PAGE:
Is it kosher to email the char of a search committee asking if he/she could look over my letter of interest or CV so as to ascertain whether I would be a good candidate for an open position their department is advertising?
With all the work that goes behind an application, I would rather not waist time applying for position which I have a low chance of getting an interview for. What are your thoughts?
Date: 15 Aug 2012 20:54
Number of posts: 13
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No, just apply if you think it is a good fit (or even if you are not 100% sure but would love the job/area). The search chair will probably not be able to tell you too much anyways, that is what the application process is for. They will (hopefully) call you in a few months if it is a good fit and they want to interview you!
Just FYI - the more "open" a job ad is the more applicants there is going to be. One job last year that was an "open" TT position received over 400 applications and the school was not even that great.
I'll disagree. I emailed for many open positions and got great responses. Some encouraging me to apply and others saying "no, you're not what we're looking for."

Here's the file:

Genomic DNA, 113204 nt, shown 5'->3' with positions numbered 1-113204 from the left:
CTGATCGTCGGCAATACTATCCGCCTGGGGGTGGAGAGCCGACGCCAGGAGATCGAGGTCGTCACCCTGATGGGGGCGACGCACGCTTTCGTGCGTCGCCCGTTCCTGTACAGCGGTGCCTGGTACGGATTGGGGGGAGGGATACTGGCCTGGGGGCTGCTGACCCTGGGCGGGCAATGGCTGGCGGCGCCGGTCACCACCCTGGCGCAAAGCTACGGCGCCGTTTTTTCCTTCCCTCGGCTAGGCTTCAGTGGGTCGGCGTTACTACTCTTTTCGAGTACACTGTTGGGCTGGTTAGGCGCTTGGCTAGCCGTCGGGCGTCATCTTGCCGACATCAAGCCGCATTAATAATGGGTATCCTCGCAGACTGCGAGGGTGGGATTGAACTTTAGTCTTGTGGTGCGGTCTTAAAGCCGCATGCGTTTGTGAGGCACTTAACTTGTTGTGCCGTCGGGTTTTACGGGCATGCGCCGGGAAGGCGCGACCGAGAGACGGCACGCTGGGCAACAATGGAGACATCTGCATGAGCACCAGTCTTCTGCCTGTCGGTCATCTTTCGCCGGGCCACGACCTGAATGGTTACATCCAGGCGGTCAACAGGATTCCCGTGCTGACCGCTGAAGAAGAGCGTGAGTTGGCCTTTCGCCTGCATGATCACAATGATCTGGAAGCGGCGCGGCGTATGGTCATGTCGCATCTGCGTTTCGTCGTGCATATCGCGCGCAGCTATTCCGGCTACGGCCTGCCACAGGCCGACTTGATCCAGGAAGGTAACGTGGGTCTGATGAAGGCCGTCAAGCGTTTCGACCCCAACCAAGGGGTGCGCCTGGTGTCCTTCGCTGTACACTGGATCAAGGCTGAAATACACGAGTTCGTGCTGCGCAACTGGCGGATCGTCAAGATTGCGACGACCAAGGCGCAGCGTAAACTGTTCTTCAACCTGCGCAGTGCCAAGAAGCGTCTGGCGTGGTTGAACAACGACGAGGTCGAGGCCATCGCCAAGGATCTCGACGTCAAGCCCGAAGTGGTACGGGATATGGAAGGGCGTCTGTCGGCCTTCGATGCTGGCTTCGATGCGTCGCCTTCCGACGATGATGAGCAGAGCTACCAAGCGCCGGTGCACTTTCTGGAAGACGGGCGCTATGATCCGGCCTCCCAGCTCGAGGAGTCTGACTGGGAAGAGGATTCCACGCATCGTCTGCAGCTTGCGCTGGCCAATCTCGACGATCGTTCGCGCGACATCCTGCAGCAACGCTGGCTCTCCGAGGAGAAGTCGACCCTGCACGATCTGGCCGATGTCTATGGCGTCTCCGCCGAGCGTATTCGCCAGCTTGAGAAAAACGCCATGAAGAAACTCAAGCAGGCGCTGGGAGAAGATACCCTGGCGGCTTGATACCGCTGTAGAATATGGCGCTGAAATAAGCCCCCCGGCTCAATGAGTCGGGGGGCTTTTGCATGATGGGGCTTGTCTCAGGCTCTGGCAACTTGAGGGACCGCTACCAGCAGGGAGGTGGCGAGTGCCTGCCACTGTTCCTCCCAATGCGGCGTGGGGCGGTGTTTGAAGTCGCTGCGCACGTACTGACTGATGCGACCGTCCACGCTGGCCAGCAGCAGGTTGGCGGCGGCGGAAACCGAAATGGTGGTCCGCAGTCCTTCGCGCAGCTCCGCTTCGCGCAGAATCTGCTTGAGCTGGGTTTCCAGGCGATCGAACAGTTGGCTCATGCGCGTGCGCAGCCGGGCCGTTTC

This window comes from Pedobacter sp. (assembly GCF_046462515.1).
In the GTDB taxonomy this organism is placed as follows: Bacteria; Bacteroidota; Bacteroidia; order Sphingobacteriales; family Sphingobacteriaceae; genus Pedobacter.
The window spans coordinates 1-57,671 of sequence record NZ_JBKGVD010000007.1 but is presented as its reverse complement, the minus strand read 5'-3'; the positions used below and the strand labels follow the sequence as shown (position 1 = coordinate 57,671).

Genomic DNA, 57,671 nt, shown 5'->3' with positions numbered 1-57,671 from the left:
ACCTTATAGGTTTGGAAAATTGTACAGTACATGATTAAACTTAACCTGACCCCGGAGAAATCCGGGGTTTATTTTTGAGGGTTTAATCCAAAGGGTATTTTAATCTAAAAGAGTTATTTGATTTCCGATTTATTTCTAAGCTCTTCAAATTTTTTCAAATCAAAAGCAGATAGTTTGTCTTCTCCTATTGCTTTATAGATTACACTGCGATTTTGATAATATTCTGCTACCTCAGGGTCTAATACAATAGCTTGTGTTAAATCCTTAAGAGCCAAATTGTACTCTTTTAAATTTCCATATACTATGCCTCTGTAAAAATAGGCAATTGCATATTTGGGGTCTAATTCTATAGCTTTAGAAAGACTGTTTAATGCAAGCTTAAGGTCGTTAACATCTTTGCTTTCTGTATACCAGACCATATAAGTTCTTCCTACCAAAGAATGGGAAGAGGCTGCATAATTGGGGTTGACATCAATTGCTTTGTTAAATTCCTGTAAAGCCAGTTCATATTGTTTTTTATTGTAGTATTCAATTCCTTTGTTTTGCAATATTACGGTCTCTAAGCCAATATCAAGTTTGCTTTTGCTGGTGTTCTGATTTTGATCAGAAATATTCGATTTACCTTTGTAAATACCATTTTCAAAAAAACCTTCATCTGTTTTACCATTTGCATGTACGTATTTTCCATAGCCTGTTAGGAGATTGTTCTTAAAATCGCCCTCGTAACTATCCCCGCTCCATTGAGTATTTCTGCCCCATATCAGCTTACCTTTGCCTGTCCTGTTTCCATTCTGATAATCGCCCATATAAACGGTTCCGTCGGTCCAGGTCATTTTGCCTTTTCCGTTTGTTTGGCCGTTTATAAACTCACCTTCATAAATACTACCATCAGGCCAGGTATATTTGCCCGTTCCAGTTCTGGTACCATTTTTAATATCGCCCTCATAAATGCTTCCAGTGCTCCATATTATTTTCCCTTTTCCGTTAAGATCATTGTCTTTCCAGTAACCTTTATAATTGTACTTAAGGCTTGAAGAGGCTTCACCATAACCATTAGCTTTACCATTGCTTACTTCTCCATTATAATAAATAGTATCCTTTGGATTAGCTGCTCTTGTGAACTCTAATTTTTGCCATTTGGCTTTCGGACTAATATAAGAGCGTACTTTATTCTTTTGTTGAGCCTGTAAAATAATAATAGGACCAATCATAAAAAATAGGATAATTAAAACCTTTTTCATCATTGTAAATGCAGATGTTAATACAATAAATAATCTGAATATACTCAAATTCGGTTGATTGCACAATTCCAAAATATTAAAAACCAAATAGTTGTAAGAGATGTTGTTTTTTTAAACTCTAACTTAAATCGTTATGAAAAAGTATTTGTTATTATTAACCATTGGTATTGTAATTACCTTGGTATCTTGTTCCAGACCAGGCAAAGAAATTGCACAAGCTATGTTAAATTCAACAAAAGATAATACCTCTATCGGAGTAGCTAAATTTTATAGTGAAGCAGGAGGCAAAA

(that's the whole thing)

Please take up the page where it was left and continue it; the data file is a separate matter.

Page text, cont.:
I agree with anony. Last year I got on a short list, only to be dismissed because I was not license eligible in that state. Had I asked in advance, I could have saved us all a lot of time. This year, I've asked several places - a quick, to-the-point question - and two have said no, they could not consider me; others have said yes, please apply. All seemed glad I had asked.
I'd say don't contact unless you are uncertain as to whether or not you are a fit. But express in the cover letter why you are interested in the job and how you fit the position, that's the main issue.
I think it really depends on the chair. Some chairs might be responsive, while others may be put off. The lack of consensus among the group demonstrates that there are varied opinions on the topic. Without knowing the chair, I wouldn't risk that person thinking that my email was impertinent or naive. I asked my mentors about positions and departments. Sometimes they have some insider info on what people are looking for. Or you can try to get the scoop if you are friends with someone in that department (grad student, professor).
I agree with anon! Apply if you think you would be a good fit.
If you don't need to, then don't. If you have a question - go for it. That's why they are there. Might save you some time in the long run.
Do you think it is okay to email the chair to let her know you have submitted your application? If so, do you include a copy of your cover letter?
I should have been more specific. I meant, emailing the chair to confirm that they received your application when you have not received confirmation for some time. I thought it would be an indirect way of creating a paper trail but I suppose you could just ask, "Did you receive me application."